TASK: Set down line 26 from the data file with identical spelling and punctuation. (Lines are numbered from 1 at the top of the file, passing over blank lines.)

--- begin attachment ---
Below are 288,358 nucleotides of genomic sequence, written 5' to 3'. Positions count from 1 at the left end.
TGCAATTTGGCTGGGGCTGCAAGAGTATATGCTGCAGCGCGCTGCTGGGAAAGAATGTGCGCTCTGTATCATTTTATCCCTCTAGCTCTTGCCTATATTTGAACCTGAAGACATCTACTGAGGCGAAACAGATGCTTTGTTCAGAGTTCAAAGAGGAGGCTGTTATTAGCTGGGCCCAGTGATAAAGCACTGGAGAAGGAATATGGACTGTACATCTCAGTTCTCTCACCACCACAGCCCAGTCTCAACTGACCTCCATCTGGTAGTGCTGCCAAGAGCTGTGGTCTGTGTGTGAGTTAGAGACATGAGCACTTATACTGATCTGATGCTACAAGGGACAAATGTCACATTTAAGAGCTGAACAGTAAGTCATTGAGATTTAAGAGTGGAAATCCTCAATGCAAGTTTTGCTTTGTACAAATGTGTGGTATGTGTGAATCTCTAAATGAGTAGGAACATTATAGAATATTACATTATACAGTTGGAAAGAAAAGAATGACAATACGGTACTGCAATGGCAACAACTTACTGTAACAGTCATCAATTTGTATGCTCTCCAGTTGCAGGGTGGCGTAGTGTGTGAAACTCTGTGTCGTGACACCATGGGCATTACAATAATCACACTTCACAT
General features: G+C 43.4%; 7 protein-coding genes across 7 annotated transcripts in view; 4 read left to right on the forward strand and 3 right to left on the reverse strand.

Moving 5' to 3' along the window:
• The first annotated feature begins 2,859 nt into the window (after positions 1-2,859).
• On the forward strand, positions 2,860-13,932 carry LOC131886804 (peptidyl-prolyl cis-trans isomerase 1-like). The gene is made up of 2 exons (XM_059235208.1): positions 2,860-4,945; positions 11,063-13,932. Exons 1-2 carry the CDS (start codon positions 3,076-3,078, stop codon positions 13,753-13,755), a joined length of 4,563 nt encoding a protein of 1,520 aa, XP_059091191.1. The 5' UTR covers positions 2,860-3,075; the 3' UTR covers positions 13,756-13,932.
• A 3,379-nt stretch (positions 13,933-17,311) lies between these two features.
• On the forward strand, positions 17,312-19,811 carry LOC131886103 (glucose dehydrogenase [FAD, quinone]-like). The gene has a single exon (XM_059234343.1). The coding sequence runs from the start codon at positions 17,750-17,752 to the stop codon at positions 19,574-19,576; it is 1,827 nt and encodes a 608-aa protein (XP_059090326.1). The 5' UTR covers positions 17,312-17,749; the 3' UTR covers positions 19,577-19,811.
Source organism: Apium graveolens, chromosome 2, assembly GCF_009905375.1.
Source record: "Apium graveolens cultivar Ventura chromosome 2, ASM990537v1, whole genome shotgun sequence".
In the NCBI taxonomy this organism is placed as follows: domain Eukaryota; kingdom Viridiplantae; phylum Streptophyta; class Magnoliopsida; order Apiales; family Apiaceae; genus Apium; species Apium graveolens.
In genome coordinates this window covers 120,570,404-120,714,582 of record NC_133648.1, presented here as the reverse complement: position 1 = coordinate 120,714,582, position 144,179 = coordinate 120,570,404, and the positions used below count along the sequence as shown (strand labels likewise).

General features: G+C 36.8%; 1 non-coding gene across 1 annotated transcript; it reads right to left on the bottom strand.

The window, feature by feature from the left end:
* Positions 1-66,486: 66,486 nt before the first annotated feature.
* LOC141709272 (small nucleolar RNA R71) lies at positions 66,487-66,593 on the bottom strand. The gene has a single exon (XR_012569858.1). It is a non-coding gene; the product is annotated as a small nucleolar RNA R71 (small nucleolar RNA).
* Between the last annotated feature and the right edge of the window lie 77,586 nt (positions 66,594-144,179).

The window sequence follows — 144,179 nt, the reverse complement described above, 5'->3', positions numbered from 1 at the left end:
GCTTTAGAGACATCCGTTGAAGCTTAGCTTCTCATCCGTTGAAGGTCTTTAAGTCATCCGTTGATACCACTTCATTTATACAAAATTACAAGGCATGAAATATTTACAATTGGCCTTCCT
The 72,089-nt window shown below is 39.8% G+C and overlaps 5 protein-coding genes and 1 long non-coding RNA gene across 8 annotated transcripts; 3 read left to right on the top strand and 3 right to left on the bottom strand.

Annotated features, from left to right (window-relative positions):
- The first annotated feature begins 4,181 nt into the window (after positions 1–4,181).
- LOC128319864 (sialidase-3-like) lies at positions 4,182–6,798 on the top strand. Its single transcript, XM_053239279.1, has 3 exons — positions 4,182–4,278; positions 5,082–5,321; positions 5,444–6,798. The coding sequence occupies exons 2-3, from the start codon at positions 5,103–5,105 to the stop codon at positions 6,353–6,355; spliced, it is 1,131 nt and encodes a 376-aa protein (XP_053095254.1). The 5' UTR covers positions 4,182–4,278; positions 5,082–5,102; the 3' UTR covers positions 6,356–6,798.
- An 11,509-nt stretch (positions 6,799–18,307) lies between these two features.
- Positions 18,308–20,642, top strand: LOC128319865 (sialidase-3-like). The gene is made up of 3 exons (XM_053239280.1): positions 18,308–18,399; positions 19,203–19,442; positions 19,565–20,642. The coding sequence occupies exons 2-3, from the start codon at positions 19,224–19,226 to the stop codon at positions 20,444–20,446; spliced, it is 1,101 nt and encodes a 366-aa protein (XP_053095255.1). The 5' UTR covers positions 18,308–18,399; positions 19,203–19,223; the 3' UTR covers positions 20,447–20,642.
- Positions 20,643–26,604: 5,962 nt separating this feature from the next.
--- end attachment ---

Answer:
- Positions 20,643–26,604: 5,962 nt separating this feature from the next.